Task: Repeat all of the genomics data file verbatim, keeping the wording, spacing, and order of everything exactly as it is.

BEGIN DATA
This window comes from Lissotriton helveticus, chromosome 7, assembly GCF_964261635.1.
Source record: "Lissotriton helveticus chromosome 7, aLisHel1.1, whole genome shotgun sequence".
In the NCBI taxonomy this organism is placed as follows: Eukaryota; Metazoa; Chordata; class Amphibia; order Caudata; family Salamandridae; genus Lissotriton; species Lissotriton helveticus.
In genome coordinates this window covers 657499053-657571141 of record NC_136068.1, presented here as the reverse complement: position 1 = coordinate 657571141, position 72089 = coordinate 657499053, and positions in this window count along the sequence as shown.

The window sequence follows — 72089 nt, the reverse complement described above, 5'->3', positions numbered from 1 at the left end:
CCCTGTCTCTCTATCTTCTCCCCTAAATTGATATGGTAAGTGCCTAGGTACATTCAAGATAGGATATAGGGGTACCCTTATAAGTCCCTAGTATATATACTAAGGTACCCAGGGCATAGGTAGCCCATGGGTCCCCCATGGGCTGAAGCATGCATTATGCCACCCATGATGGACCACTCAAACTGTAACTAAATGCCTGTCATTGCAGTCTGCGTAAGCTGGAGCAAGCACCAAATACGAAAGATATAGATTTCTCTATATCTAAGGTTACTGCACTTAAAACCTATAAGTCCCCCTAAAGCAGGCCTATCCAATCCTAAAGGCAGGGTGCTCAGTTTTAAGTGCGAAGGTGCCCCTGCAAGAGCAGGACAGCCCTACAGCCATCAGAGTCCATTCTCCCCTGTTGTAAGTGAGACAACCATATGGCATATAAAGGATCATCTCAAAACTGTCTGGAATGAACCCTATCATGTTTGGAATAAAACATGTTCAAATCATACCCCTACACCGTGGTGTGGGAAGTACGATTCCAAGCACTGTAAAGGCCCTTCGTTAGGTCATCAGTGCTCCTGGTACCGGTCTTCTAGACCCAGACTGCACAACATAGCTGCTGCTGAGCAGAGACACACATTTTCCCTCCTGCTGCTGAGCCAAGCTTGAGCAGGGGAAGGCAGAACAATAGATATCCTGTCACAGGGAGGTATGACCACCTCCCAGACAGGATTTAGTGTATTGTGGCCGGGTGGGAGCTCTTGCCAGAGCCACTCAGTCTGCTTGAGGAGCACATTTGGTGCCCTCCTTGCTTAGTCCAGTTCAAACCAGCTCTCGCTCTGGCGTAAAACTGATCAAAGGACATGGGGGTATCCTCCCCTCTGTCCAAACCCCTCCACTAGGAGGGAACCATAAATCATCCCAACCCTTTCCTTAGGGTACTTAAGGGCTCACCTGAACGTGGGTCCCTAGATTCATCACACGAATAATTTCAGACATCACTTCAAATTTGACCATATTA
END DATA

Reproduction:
This window comes from Lissotriton helveticus, chromosome 7, assembly GCF_964261635.1.
Source record: "Lissotriton helveticus chromosome 7, aLisHel1.1, whole genome shotgun sequence".
In the NCBI taxonomy this organism is placed as follows: Eukaryota; Metazoa; Chordata; class Amphibia; order Caudata; family Salamandridae; genus Lissotriton; species Lissotriton helveticus.
In genome coordinates this window covers 657499053-657571141 of record NC_136068.1, presented here as the reverse complement: position 1 = coordinate 657571141, position 72089 = coordinate 657499053, and positions in this window count along the sequence as shown.

The window sequence follows — 72089 nt, the reverse complement described above, 5'->3', positions numbered from 1 at the left end:
CCCTGTCTCTCTATCTTCTCCCCTAAATTGATATGGTAAGTGCCTAGGTACATTCAAGATAGGATATAGGGGTACCCTTATAAGTCCCTAGTATATATACTAAGGTACCCAGGGCATAGGTAGCCCATGGGTCCCCCATGGGCTGAAGCATGCATTATGCCACCCATGATGGACCACTCAAACTGTAACTAAATGCCTGTCATTGCAGTCTGCGTAAGCTGGAGCAAGCACCAAATACGAAAGATATAGATTTCTCTATATCTAAGGTTACTGCACTTAAAACCTATAAGTCCCCCTAAAGCAGGCCTATCCAATCCTAAAGGCAGGGTGCTCAGTTTTAAGTGCGAAGGTGCCCCTGCAAGAGCAGGACAGCCCTACAGCCATCAGAGTCCATTCTCCCCTGTTGTAAGTGAGACAACCATATGGCATATAAAGGATCATCTCAAAACTGTCTGGAATGAACCCTATCATGTTTGGAATAAAACATGTTCAAATCATACCCCTACACCGTGGTGTGGGAAGTACGATTCCAAGCACTGTAAAGGCCCTTCGTTAGGTCATCAGTGCTCCTGGTACCGGTCTTCTAGACCCAGACTGCACAACATAGCTGCTGCTGAGCAGAGACACACATTTTCCCTCCTGCTGCTGAGCCAAGCTTGAGCAGGGGAAGGCAGAACAATAGATATCCTGTCACAGGGAGGTATGACCACCTCCCAGACAGGATTTAGTGTATTGTGGCCGGGTGGGAGCTCTTGCCAGAGCCACTCAGTCTGCTTGAGGAGCACATTTGGTGCCCTCCTTGCTTAGTCCAGTTCAAACCAGCTCTCGCTCTGGCGTAAAACTGATCAAAGGACATGGGGGTATCCTCCCCTCTGTCCAAACCCCTCCACTAGGAGGGAACCATAAATCATCCCAACCCTTTCCTTAGGGTACTTAAGGGCTCACCTGAACGTGGGTCCCTAGATTCATCACACGAATAATTTCAGACATCACTTCAAATTTGACCATATTA